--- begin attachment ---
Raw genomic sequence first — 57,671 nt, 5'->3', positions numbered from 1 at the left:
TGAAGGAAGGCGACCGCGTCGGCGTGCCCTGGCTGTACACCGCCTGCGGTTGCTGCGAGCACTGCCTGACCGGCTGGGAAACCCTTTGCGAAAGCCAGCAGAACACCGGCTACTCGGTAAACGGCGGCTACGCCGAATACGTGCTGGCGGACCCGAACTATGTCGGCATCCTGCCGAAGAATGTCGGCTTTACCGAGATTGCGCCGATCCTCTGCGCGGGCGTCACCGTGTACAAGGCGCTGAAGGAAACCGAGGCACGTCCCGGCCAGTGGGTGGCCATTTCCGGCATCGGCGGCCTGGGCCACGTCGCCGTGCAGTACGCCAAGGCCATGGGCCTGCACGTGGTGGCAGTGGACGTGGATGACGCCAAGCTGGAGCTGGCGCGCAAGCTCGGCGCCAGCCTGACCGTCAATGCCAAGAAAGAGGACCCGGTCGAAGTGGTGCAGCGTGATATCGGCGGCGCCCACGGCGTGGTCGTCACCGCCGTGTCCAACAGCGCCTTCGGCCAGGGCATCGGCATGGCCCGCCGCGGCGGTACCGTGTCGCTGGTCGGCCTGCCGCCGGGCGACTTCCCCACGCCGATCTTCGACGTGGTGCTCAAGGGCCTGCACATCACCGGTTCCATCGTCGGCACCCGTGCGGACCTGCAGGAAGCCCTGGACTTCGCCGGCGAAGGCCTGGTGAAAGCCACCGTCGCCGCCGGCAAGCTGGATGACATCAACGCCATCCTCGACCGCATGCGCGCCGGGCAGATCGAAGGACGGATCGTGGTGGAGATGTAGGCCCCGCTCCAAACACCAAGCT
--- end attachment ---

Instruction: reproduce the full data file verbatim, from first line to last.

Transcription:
Raw genomic sequence first — 57,671 nt, 5'->3', positions numbered from 1 at the left:
TGAAGGAAGGCGACCGCGTCGGCGTGCCCTGGCTGTACACCGCCTGCGGTTGCTGCGAGCACTGCCTGACCGGCTGGGAAACCCTTTGCGAAAGCCAGCAGAACACCGGCTACTCGGTAAACGGCGGCTACGCCGAATACGTGCTGGCGGACCCGAACTATGTCGGCATCCTGCCGAAGAATGTCGGCTTTACCGAGATTGCGCCGATCCTCTGCGCGGGCGTCACCGTGTACAAGGCGCTGAAGGAAACCGAGGCACGTCCCGGCCAGTGGGTGGCCATTTCCGGCATCGGCGGCCTGGGCCACGTCGCCGTGCAGTACGCCAAGGCCATGGGCCTGCACGTGGTGGCAGTGGACGTGGATGACGCCAAGCTGGAGCTGGCGCGCAAGCTCGGCGCCAGCCTGACCGTCAATGCCAAGAAAGAGGACCCGGTCGAAGTGGTGCAGCGTGATATCGGCGGCGCCCACGGCGTGGTCGTCACCGCCGTGTCCAACAGCGCCTTCGGCCAGGGCATCGGCATGGCCCGCCGCGGCGGTACCGTGTCGCTGGTCGGCCTGCCGCCGGGCGACTTCCCCACGCCGATCTTCGACGTGGTGCTCAAGGGCCTGCACATCACCGGTTCCATCGTCGGCACCCGTGCGGACCTGCAGGAAGCCCTGGACTTCGCCGGCGAAGGCCTGGTGAAAGCCACCGTCGCCGCCGGCAAGCTGGATGACATCAACGCCATCCTCGACCGCATGCGCGCCGGGCAGATCGAAGGACGGATCGTGGTGGAGATGTAGGCCCCGCTCCAAACACCAAGCT